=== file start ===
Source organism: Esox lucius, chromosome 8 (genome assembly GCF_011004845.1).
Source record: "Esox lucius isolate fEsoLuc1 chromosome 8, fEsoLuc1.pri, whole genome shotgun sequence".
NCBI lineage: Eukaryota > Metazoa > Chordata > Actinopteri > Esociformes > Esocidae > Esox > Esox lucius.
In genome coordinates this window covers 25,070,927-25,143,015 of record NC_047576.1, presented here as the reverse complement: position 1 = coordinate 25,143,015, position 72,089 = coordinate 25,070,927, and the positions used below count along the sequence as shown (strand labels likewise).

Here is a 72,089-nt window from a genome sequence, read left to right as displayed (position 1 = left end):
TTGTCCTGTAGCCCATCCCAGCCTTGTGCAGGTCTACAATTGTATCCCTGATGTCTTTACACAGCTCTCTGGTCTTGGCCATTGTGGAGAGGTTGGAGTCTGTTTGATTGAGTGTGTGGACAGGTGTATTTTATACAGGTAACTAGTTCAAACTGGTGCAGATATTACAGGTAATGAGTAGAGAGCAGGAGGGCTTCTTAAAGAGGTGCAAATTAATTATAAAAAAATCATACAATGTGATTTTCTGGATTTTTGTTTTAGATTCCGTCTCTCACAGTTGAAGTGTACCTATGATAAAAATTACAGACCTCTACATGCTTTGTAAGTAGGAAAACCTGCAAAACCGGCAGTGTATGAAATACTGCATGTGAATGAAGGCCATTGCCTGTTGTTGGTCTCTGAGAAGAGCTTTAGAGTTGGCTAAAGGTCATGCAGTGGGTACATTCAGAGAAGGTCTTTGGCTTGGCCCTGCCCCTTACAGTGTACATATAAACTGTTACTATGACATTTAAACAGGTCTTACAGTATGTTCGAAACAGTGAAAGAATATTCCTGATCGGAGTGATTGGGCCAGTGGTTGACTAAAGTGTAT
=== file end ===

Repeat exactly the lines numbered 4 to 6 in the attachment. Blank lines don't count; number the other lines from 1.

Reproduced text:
In genome coordinates this window covers 25,070,927-25,143,015 of record NC_047576.1, presented here as the reverse complement: position 1 = coordinate 25,143,015, position 72,089 = coordinate 25,070,927, and the positions used below count along the sequence as shown (strand labels likewise).

Here is a 72,089-nt window from a genome sequence, read left to right as displayed (position 1 = left end):
TTGTCCTGTAGCCCATCCCAGCCTTGTGCAGGTCTACAATTGTATCCCTGATGTCTTTACACAGCTCTCTGGTCTTGGCCATTGTGGAGAGGTTGGAGTCTGTTTGATTGAGTGTGTGGACAGGTGTATTTTATACAGGTAACTAGTTCAAACTGGTGCAGATATTACAGGTAATGAGTAGAGAGCAGGAGGGCTTCTTAAAGAGGTGCAAATTAATTATAAAAAAATCATACAATGTGATTTTCTGGATTTTTGTTTTAGATTCCGTCTCTCACAGTTGAAGTGTACCTATGATAAAAATTACAGACCTCTACATGCTTTGTAAGTAGGAAAACCTGCAAAACCGGCAGTGTATGAAATACTGCATGTGAATGAAGGCCATTGCCTGTTGTTGGTCTCTGAGAAGAGCTTTAGAGTTGGCTAAAGGTCATGCAGTGGGTACATTCAGAGAAGGTCTTTGGCTTGGCCCTGCCCCTTACAGTGTACATATAAACTGTTACTATGACATTTAAACAGGTCTTACAGTATGTTCGAAACAGTGAAAGAATATTCCTGATCGGAGTGATTGGGCCAGTGGTTGACTAAAGTGTAT